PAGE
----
To obtain a preliminary injunction, the moving party must show either (1) a combination of probable success on the merits and the possibility of irreparable injury or (2) that serious questions are raised and the balance of hardships tips sharply in its favor. These formulations are not different tests but represent two points on a sliding scale in which the degree of irreparable harm increases as the probability of success on the merits decreases. Under either formulation, the moving party must demonstrate a significant threat of irreparable injury, irrespective of the magnitude of the injury.
Big Country Foods, Inc. v. Board of Education, 868 F.2d 1085, 1088 (9th Cir. 1989) (internal citations omitted). The plaintiff's burden of showing a likelihood of success on the merits includes the burden of showing a likelihood that it would prevail against any affirmative defenses raised by the defendant. Atari Games Corp. v. Nintendo of America, Inc., 975 F.2d 832, 837 (Fed. Cir. 1992) (citing Gutierrez v. Municipal Court of the Southeast Judicial District, County of Los Angeles, 838 F.2d 1031, 1038-45 (9th Cir. 1988) (Title VII claim)).
The exigencies of preliminary relief often prevent the movant from procuring supporting evidence in a form that would meet Rule 56(e)'s requirement of evidence admissible at trial. Such evidence may yet be considered by the court, which has discretion to weight the evidence as required to reflect its reliability. See 11A Charles Alan Wright et al., Federal Practice and Procedure § 2949 at 215-18 (1995) [hereinafter Wright].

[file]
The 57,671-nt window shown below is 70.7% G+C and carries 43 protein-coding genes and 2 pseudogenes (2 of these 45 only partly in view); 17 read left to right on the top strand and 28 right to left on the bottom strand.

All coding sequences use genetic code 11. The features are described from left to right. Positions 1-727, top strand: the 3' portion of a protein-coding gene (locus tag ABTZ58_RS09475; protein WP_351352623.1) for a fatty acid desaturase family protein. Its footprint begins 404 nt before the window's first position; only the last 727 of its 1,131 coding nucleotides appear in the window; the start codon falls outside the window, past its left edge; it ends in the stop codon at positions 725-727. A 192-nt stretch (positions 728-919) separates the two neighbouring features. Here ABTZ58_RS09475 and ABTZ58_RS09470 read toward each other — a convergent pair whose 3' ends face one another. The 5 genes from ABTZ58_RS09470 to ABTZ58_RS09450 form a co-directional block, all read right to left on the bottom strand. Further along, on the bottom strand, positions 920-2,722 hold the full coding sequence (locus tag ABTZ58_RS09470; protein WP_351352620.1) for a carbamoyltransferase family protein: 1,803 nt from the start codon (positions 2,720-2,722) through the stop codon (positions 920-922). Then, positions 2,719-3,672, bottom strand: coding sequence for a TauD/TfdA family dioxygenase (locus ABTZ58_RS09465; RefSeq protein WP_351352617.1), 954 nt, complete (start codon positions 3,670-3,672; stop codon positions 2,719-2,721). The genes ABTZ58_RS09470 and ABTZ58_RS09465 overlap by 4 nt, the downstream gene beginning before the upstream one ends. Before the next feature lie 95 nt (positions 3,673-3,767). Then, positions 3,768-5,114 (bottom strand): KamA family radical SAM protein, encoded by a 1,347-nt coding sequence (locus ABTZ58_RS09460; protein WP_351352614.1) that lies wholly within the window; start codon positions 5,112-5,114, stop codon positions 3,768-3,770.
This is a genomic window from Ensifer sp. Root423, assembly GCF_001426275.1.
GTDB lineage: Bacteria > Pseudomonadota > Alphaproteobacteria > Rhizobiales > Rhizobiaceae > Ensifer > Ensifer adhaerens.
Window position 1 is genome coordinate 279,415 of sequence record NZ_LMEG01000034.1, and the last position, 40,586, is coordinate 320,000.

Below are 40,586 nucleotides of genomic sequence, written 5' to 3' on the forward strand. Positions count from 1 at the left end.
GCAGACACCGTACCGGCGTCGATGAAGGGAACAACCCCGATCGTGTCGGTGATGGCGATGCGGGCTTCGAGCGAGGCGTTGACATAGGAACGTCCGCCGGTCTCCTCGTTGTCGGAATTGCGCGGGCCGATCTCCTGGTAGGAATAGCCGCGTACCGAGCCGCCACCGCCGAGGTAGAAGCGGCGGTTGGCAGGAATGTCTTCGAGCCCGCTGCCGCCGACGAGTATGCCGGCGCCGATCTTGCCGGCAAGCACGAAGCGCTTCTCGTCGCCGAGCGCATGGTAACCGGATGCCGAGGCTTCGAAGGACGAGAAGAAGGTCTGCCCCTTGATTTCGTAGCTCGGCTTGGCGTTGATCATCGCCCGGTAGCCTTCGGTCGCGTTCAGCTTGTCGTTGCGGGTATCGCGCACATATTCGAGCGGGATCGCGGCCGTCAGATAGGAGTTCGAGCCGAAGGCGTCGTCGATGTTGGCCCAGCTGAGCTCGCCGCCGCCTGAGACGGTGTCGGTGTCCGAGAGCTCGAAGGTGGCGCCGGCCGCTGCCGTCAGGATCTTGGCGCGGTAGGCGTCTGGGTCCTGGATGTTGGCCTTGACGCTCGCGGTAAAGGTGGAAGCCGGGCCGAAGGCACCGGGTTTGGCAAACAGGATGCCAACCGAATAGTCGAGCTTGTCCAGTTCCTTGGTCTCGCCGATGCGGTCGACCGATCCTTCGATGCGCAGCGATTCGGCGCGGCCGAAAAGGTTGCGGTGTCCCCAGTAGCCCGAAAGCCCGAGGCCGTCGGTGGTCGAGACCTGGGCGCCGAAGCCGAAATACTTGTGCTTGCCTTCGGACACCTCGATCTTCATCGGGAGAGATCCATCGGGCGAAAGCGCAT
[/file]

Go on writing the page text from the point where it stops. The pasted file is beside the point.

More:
III. PROBABILITY OF SUCCESS ON THE MERITS
To prove copyright infringement, the plaintiff must show "(1) ownership of a valid copyright, and (2) copying of constituent elements of the work that are original." Feist Publications, Inc. v. Rural Tel. Serv. Co., 499 U.S. 340, 111 S. Ct. 1282, 1296, 113 L. Ed. 2d 358 (1991). As the Supreme Court's phrasing of the standard implies, the copyright laws do not forbid all copying, but only that copying that appropriates protected elements of a copyrighted work. Sid & Marty Krofft Tel. Prods., Inc. v. McDonald's Corp., 562 F.2d 1157, 1165 (9th Cir. 1977) ("To constitute an infringement, the copying must reach the point of unlawful appropriation, or the copying of the protected expression itself.") (internal quotation marks omitted). A finding of infringement therefore consists of three sub-parts: (1) that the defendant's work shares protected elements of the plaintiff's work; (2) that the commonalities arise not from independent creation but from copying; and (3) that the plaintiff owns a valid copyright in the work.
1. Commonalities in Protected Expression
The Dr. Seuss work One fish two fish red fish blue fish begins in exactly that manner: "One fish / two fish / red fish / blue fish." In the Defendant's work we find the passage "One knife? / Two knife? / Red knife / Dead wife." The recurring theme of Horton Hatches the Egg is "And I said what I meant . . . / An elephant's faithful / One hundred per cent!" Defendant's work contains the passage "He said what he meant / A houseguest is faithful / One hundred percent."